Customer Experience and Trust in Government


On December 13, President Biden signed an executive order to rebuild public trust in government by improving customer experience with seamless, efficient and connected services. A lot is at stake. Poor customer experience (CX) can cause confusion and embarrassment, sometimes undermining elected officials and hurting legislation. Most importantly, poor service experiences erode trust and confidence in government.

Efficiency and Effectiveness Aren’t Enough

In the past couple of years, public institutions have been pushed to deliver higher levels of services and information to citizens, businesses, customer agencies and more. It’s been clear for many years that we can’t scale the government workforce to match the demand for services. The challenge must be solved with technology; but removing or reducing human interactions can result in cold and impersonal experiences that prioritize efficiency and effectiveness. Service delivery must also prioritize empathy.

Transformational Customer Experience Requires Empathy

Engagement with government starts with a person — and the journey they’re on. We’re all on a journey, as are the government employees who serve citizens.​ When you deliver empathetic service you:

  • Remember the customer and treat them as an individual so they don’t have to repeat information. Similarly, a government employee doesn’t want to ask for the same information from the same person more than once.
  • Understand what citizens and employees need.​
  • Proactively engage to make the journey easier for each individual.
  • Make the experience easy and intuitive​.

​Knowing your customers means you understand them. Once you understand your customers, you can engage with empathy. And empathy builds trust.​

​But how do we do this at scale?

Empathy at Scale

To make empathy more concrete and actionable, we focus on four critical systems to deliver empathetic service:​

  • Listening to learn about the person requesting services or information
  • Understanding what the person needs and predicting the right way to respond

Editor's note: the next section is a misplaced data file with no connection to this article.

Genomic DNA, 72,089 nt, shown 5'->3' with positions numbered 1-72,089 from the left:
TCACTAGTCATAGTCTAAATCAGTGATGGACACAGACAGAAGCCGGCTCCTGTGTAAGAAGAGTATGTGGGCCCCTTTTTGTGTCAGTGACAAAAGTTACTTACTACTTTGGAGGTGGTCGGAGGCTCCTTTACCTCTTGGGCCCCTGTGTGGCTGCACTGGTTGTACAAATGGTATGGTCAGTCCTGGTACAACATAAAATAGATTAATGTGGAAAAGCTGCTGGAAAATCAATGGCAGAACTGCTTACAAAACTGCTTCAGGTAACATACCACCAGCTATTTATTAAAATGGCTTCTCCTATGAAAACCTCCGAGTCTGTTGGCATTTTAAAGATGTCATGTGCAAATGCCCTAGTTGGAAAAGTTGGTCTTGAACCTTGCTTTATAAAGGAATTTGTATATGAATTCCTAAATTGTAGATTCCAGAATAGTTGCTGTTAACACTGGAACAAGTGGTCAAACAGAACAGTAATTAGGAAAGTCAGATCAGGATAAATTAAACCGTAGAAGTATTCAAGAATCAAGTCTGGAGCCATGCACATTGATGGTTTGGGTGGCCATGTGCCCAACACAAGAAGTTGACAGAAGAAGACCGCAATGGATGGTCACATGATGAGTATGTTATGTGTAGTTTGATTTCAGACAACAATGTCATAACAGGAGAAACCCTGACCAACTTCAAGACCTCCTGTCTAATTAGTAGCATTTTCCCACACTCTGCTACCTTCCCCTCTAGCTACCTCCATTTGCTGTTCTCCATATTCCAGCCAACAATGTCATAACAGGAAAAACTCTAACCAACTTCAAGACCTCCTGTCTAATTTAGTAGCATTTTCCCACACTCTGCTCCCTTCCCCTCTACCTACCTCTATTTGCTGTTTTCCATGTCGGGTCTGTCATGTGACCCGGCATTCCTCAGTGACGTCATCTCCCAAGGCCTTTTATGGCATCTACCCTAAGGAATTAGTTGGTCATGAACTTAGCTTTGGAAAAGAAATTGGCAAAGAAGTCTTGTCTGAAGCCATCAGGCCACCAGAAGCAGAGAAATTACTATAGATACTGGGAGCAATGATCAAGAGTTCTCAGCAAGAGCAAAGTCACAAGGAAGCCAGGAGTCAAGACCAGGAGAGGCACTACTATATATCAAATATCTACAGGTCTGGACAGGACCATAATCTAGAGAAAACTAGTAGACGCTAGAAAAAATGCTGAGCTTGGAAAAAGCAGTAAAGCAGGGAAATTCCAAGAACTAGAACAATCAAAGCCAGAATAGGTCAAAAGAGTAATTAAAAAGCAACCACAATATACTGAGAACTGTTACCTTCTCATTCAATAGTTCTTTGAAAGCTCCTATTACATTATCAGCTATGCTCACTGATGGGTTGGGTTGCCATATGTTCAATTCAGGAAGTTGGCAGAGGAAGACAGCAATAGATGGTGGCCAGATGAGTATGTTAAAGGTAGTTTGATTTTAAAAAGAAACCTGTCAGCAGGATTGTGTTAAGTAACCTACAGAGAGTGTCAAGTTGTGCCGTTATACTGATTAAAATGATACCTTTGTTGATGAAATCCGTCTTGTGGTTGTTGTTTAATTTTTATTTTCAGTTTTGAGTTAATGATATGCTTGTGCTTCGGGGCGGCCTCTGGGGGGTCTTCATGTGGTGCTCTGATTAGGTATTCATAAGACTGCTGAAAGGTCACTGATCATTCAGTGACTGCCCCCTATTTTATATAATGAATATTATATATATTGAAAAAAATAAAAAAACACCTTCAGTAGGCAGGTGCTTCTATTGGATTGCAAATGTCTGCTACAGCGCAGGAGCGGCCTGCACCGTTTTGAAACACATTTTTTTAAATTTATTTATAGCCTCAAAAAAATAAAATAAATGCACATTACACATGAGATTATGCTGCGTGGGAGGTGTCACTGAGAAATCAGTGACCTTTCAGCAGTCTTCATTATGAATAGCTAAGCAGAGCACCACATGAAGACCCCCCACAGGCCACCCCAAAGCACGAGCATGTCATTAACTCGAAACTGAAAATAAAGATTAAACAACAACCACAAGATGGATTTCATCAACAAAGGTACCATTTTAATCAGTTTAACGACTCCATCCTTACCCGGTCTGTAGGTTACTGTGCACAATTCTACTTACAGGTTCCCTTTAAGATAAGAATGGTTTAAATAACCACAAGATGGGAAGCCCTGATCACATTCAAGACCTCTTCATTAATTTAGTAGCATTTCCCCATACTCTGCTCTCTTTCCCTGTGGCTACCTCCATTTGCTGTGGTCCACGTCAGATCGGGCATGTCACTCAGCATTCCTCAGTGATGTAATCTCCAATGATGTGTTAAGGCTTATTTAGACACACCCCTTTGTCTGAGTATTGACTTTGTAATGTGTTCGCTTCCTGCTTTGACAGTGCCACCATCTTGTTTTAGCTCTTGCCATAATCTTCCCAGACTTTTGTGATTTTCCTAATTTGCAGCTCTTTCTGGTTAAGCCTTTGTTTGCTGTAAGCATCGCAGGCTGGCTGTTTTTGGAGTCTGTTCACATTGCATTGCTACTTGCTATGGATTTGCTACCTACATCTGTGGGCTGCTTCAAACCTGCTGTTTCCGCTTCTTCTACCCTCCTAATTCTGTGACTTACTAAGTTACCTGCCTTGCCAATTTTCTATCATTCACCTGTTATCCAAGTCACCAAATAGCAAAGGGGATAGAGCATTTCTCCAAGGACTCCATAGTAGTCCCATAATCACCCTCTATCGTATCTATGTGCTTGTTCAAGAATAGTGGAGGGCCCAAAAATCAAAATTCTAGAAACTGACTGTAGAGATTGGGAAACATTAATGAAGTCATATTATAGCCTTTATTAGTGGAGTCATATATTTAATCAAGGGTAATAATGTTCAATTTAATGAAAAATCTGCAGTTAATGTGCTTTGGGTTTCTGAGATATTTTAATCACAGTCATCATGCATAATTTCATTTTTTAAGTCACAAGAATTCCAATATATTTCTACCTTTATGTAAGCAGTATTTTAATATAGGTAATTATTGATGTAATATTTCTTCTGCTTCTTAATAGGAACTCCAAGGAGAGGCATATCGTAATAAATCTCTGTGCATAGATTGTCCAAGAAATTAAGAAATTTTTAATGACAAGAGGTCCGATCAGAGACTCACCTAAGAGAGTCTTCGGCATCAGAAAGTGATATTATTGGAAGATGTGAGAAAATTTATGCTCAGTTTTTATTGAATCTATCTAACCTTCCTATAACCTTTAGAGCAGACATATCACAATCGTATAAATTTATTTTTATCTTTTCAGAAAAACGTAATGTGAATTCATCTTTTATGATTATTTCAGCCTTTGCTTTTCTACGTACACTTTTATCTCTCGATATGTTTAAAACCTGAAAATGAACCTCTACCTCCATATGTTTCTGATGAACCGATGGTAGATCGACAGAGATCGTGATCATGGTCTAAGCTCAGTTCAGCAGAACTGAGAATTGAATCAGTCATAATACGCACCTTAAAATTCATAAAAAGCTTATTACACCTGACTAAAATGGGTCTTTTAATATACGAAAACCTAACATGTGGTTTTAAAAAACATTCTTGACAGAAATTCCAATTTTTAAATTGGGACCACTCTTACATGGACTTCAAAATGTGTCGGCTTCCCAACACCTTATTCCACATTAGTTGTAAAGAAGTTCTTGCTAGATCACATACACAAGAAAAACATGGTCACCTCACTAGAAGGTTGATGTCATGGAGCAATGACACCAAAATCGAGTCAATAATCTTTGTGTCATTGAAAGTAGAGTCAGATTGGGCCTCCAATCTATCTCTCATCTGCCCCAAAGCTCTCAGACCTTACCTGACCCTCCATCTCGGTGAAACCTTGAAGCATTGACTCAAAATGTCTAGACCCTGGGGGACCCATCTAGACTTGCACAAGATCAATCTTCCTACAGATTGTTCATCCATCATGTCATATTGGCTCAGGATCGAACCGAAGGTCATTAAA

• Acting with services or information to support the person
  • Learning from the outcomes of that response to continuously improve​

​Looking at empathy this way makes it more tangible. These systems are actions. Technology can support these actions to make services more effective and make the delivery of empathetic service scalable.​

Technology Enables Empathy

Data and artificial intelligence (AI), combined with voice and digital engagement capabilities, are critical for the systems of listening, understanding and prediction, action, and learning that make empathy at scale possible.​

  • We leverage historical and real-time citizen engagement data to listen to who is interacting with us and how they are interacting — at scale. ​
  • We can leverage employee data to understand and predict what’s needed and what or who’s most helpful to support the constituent with services and resources they need.
  • We act by delivering the right resource, information or service through the right communication engagement channels at the right time. That could be FAQs on a webpage or human engagement for more complex issues.
  • We return to AI to continually learn and improve our actions and successful outcomes.

No Wrong Door

President Biden’s executive order moves government CX beyond a transactional approach. The order specifies that government agencies will identify customer life experiences that trigger engagement with government services and reduce barriers to access with an admirable “no wrong door” approach.

A focus on life experiences and “no wrong door” should support more proactive service delivery and helps increase awareness of government programs during times of need. It also reduces the “pain and friction” many feel while navigating government agencies for services and information. Enabling self-service with intuitive web experiences — and expanding communication options to include web, chat, email and social channels — will also help reduce the “pain and friction” that occur when engagement only happens through in-person meetings and paper-based processes.

Empowerment Through Automation, Integration and Orchestration

Automation and orchestration provide critical capabilities to deliver a connected experience across all touchpoints a person has with government. The organization can also leverage these capabilities to create a supportive and empowering experience for government employees who provide services to citizens.

Automation eliminates mundane work, such as filling out multiple forms with the same information. Integration ensures the systems of record for different departments and agencies can be accessed across one digital ecosystem for citizen engagement. And, orchestrating systems of listening, understanding and predicting, acting, and learning supports proactive and seamless service delivery at each stage of a person’s journey.

Of the People and for the People

During the pandemic, government agencies have made remarkable progress expanding and scaling services while shifting to remote work. This progress was made possible by public servants — employees committed to making government work. I’m optimistic President Biden’s order will build on this great progress and empower government employees to deliver exceptional personalized empathetic service experiences to citizens.